Friday, May 31, 2013

[G] Policy refresher: Appeals process

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Learn More Study Less: Policy refresher: Appeals process

We’re continuing our policy refresher series today, taking a closer look at what happens when we detect content that doesn’t comply with our policies.

As we've talked about often on this blog we maintain a set of policies for AdSense designed to foster a healthy ecosystem and protect our publishers, advertisers and users. The vast majority of content on AdSense publisher sites follows these policies. However, sometimes, our systems do find content that doesn't comply, in which case we'll send a notice to the affected publisher. Notifications can be viewed by signing in to your AdSense account and visiting the Messages page, under your Home tab. Additionally, notifications are sent to the email address associated with your AdSense account. A notification will outline whether it is a site warning/disabling or an account disabling issue. If it is a site warning then you have 72 hours to make changes and do not need to contact us. If your account has been disabled then you should review this help center article to find out more about why we would disable an entire account. The rest of this post will deal with what to do if you receive a site disabling notification.

The first step is to understand the nature of the violation. For more about the different causes and how we define them, you can visit our Help Center and review our program policies.

In some cases, you may be eligible to appeal. If this is the case, please take note of the following considerations in formulating your appeal:

  • Make sure you understand the violation: each time we send a notification we include a snippet explaining the violation. If you still have questions following this, our Help Center contains a variety of information on program policies. We also encourage you to seek advice in our Forum - our Top Contributors have a lot of policy knowledge.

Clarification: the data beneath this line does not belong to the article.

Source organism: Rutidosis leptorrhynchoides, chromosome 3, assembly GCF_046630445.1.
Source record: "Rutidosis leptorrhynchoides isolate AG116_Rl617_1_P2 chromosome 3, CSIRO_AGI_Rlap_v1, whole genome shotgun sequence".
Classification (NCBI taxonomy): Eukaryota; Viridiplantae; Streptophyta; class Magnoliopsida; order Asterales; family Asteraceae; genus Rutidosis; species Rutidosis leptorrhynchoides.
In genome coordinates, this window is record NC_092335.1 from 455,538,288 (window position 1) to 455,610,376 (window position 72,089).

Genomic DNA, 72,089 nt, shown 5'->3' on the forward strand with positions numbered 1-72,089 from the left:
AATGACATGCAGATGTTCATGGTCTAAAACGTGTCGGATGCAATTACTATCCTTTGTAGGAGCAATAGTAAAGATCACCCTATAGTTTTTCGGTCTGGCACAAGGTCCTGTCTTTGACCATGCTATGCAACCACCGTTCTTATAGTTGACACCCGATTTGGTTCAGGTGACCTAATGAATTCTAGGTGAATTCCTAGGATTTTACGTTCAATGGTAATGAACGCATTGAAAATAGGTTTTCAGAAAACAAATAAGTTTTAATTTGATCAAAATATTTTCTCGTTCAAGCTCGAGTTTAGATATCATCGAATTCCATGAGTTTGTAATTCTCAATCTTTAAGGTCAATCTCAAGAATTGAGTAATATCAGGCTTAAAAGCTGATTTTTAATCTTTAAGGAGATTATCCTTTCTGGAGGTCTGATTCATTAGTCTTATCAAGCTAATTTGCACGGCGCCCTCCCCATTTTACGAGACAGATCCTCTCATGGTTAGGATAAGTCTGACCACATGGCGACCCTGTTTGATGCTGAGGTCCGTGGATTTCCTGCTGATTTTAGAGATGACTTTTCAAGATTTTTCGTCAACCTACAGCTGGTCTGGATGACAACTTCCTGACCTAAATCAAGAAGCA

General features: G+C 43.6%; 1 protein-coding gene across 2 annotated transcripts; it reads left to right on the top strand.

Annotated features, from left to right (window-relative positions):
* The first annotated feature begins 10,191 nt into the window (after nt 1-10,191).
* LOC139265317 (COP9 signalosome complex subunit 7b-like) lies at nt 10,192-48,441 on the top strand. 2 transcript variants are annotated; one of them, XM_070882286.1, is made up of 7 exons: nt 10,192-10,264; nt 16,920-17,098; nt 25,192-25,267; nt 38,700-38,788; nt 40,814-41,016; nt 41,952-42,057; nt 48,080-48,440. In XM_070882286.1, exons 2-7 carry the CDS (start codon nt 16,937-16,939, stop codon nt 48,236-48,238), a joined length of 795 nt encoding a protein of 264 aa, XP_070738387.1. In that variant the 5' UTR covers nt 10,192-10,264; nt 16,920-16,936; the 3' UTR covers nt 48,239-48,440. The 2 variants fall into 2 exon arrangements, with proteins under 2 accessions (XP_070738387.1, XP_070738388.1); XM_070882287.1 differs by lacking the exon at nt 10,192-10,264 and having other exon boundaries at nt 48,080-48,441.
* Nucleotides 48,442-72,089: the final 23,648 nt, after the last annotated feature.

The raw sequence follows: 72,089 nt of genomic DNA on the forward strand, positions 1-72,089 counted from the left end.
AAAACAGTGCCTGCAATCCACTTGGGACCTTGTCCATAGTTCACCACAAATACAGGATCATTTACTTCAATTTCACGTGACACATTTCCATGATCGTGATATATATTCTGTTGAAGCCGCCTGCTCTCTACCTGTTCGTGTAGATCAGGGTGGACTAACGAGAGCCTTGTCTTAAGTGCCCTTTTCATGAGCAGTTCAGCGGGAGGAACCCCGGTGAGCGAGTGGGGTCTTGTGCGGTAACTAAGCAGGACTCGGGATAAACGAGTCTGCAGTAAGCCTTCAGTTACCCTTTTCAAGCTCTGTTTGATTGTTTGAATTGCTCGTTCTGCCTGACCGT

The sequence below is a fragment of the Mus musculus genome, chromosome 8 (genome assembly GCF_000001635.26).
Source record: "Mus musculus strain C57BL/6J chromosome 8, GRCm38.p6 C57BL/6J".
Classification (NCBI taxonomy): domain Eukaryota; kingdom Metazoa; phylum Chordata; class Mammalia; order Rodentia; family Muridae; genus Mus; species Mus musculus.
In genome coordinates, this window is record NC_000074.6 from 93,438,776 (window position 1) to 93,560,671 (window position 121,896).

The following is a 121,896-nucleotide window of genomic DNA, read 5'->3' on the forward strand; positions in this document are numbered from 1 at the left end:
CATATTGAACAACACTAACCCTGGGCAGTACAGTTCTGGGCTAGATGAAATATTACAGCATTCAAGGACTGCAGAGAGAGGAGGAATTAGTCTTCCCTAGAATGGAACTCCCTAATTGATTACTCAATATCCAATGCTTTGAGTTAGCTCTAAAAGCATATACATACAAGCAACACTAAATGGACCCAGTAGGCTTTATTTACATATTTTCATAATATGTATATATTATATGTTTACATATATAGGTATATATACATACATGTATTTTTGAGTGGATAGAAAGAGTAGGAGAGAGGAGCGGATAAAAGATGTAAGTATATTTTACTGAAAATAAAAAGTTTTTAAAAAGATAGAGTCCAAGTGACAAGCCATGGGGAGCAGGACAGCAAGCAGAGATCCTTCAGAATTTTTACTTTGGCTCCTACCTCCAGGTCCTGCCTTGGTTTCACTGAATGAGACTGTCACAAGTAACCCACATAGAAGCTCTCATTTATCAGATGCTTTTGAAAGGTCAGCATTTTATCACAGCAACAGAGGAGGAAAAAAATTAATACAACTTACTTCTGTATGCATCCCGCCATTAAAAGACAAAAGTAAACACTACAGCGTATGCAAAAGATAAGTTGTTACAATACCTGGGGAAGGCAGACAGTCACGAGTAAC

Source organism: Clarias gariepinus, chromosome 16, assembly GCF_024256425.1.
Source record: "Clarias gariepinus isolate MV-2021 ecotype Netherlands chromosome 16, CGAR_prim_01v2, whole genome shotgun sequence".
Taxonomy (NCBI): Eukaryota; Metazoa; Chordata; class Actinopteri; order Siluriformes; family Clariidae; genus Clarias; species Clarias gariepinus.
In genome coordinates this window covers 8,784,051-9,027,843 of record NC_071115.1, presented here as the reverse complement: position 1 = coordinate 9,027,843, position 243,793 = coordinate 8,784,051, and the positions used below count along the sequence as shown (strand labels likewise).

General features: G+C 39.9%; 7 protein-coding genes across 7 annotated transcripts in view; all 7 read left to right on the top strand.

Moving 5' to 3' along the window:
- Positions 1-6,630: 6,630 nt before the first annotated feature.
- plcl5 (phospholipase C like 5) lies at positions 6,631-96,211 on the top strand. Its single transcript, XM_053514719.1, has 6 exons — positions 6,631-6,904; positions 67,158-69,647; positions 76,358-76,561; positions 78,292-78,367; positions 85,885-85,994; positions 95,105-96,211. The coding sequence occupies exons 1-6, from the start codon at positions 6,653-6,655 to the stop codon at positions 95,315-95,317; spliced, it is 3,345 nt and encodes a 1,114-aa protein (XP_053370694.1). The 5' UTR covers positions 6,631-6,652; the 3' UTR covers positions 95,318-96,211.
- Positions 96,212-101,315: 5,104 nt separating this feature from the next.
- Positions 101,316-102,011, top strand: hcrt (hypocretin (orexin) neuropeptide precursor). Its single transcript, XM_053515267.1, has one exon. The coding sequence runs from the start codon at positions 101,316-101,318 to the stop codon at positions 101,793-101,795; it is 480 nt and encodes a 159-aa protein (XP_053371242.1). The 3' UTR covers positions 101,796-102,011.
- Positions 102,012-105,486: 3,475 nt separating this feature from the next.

• Check your entire site: with each notification we send you a URL as an example of the violation. Keep in mind that this is only an example, the violation may be present on other pages on your site, and we expect you to take appropriate action throughout your entire site. In many cases publishers have found Google’s search operators, specifically the “site:” operator, to come in handy, particularly for content violations.

  • Be thorough: we understand that AdSense means a lot to you, and having ad serving disabled may cost you revenue. Take your time when filing your appeal and look through your entire site. Writing a thorough appeal is more important than filing an appeal quickly.

  • Tell us how you ensure that this won't happen again: if you were notified about a content violation, tell us what systems you have put in place to ensure that content violating our program policies won't be placed alongside AdSense ads again. Webmasters with large websites might talk about updating filters or hiring human reviewers, while blog owners may tell us that they have familiarized themselves with our adult content policy better, and ensure not to post certain type pictures again.

  • Send us examples: were you notified for content violations? In that case send us some example URLs where you removed AdSense ads from. Were you notified because of ad implementation issues? Send us an example URL with your improved implementation - for some cases we will require pages with AdSense ad code implemented, even though ad serving is disabled.

  • Err on the side of caution: you may disagree with our decision to disable ad serving to your site, but keep in mind that our policies exist to protect the entire network of users, advertisers and publishers.

We know that your sites are important to you. Please understand that we don't take these decisions lightly. For more information on appeals best practices, take a look at this help center article.

Posted by Dan Zilic - AdSense Team

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